I'm Not a First-Time Homebuyer. Is the FHA Program for Me?
It can be easy to confuse the rules and regulations of one government-backed home loan program with another; some people assume that like USDA mortgage loans that FHA mortgages are need-based or aimed at a specific segment of society.
But the truth of the FHA loan program is quite different.
FHA mortgage loans are not specifically designed for first-time home buyers and the FHA mortgage program (including reverse mortgages, refinance loans, One-Time Close construction mortgages, and FHA rehab loans) does not refuse a potential borrower simply because they have borrowed before, have had a mortgage in the past, or already own property.
FHA Mortgages permit borrowers who already own property, and there is no change in basic FHA mortgage loan qualifying requirements or down payment amounts for those who have owned property before.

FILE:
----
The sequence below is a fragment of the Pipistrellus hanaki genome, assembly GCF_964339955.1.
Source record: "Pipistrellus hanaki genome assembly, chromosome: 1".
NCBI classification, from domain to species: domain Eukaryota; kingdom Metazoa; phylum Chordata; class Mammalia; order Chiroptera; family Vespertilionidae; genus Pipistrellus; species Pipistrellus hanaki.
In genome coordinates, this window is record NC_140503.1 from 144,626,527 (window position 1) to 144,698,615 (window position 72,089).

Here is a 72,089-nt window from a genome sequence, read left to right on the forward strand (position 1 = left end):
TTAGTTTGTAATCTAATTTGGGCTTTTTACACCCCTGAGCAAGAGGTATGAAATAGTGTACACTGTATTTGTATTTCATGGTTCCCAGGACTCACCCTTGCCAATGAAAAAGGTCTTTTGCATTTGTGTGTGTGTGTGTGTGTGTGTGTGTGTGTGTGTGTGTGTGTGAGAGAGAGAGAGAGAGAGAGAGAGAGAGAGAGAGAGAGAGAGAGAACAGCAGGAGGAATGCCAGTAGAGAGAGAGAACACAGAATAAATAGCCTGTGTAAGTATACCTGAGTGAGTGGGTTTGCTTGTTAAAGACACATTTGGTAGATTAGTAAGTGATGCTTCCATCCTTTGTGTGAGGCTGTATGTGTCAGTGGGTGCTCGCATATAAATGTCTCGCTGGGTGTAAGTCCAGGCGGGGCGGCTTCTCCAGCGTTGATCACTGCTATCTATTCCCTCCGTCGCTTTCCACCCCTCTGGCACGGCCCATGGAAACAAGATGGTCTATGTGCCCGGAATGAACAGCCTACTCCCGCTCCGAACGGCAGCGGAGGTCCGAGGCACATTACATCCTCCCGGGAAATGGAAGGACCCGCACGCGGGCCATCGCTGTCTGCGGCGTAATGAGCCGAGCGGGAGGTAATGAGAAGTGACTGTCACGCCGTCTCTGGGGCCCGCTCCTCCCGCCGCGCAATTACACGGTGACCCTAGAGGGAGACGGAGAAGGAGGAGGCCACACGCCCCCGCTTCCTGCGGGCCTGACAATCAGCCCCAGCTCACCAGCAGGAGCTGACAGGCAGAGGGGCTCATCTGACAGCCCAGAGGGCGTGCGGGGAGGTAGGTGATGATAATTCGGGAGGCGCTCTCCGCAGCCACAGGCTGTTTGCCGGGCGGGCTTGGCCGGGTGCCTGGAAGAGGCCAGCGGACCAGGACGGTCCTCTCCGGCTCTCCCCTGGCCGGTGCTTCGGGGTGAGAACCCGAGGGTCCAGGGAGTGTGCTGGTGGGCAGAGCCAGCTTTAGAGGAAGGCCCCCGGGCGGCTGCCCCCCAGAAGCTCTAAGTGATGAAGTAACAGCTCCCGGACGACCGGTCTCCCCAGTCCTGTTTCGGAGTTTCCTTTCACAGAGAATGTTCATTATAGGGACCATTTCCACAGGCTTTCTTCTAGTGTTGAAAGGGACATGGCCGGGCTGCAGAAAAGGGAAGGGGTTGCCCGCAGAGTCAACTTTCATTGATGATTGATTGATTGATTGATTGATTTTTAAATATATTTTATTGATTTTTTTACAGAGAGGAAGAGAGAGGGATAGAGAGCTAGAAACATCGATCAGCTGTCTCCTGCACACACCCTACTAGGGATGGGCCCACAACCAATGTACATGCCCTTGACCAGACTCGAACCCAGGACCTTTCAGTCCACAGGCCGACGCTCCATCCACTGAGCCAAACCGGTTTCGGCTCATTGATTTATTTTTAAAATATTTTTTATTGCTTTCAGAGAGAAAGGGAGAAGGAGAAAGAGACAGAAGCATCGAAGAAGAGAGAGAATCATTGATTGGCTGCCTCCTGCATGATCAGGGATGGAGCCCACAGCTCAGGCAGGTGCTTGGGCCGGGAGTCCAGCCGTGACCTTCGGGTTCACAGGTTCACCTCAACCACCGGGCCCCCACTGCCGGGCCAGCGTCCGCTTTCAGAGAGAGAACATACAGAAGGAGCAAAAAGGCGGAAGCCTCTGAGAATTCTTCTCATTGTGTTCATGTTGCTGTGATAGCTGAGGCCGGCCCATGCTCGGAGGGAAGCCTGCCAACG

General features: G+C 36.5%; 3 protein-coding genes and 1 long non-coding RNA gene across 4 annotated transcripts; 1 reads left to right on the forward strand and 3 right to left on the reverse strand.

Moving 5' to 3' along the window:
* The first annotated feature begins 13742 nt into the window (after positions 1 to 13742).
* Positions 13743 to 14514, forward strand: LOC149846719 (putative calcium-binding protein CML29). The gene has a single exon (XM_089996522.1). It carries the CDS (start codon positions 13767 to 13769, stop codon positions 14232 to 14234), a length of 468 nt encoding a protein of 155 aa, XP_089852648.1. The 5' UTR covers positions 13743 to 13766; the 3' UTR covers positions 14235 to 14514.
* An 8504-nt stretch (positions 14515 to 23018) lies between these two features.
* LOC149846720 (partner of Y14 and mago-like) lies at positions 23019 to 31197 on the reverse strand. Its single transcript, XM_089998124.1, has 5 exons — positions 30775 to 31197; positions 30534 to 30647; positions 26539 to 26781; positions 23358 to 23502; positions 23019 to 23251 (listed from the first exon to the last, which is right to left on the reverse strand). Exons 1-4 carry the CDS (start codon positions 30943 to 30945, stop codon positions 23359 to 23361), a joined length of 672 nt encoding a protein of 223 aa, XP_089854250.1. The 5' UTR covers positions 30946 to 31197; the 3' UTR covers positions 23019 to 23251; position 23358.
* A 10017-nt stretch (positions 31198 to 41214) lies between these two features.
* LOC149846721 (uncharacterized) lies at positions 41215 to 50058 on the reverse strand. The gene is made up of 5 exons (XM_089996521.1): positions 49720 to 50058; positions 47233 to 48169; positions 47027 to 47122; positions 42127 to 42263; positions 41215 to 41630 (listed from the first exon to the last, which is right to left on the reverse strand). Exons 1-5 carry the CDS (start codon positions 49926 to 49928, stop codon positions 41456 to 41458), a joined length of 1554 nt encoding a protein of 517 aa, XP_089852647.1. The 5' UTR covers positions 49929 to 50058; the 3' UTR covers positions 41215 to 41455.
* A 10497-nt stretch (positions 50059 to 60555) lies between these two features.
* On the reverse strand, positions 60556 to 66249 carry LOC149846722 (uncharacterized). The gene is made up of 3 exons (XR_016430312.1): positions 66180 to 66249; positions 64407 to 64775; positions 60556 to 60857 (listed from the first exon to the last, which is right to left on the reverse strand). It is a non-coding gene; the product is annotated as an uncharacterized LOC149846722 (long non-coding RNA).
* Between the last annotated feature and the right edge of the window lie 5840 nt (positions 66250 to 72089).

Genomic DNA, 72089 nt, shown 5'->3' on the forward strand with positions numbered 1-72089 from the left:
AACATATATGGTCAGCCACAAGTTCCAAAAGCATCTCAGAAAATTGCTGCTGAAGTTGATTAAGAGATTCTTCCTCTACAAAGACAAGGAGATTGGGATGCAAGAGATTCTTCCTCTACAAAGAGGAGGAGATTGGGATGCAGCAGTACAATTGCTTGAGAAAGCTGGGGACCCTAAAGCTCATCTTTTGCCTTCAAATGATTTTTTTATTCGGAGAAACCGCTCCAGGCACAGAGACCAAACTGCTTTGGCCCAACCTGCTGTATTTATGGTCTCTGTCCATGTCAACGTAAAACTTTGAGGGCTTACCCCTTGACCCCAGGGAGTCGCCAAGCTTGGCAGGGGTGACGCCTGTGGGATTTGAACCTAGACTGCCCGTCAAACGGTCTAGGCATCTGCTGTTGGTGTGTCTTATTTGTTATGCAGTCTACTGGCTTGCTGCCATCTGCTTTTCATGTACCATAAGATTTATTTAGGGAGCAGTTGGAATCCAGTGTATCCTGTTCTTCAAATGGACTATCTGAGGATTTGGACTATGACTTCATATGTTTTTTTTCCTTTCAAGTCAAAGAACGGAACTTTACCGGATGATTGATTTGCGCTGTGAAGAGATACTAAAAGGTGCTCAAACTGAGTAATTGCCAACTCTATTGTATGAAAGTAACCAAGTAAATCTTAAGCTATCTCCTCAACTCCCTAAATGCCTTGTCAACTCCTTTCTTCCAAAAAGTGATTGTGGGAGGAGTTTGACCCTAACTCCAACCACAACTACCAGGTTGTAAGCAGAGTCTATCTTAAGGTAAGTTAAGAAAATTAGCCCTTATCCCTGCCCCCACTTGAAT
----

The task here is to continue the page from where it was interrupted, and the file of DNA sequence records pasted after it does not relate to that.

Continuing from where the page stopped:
The FICO score requirements, down payment, and rules for closing costs are the same whether you have owned a home before or not. There are no income caps, no minimum income amounts required, and loan approval will depend on FICO scores and the borrower’s ability to afford the mortgage among other factors.
What first-time homebuyers need to know about FHA mortgages is basically that there is a low, but mandatory down payment which is separate from closing cost requirements and other expenses.
First-time borrowers need to know that FHA loan rules permit co-borrowers, and even non-occupying co-borrowers. FHA mortgages are for anyone of legal age to enter into a binding legal contract, assuming they financially qualify.
What first-time borrowers and current homeowners really need to know about FHA mortgage loans is that there is an occupancy requirement. If you already own a home and want to purchase a new one with an FHA mortgage, you will be required to occupy the home purchased with the FHA mortgage as your primary residence.
FHA mortgage loans are not for those who do not intend to occupy the property after the loan closes. Non-occupying co-borrowers are permitted, but at least one person obligated on the mortgage must agree in writing to live on the property as the home address.
Ask a participating lender about these rules and how they affect your loan transaction.
What Is an FHA Loan?
Using an FHA Loan Calculator
Meeting FHA Loan Guidelines Improves Your Chances
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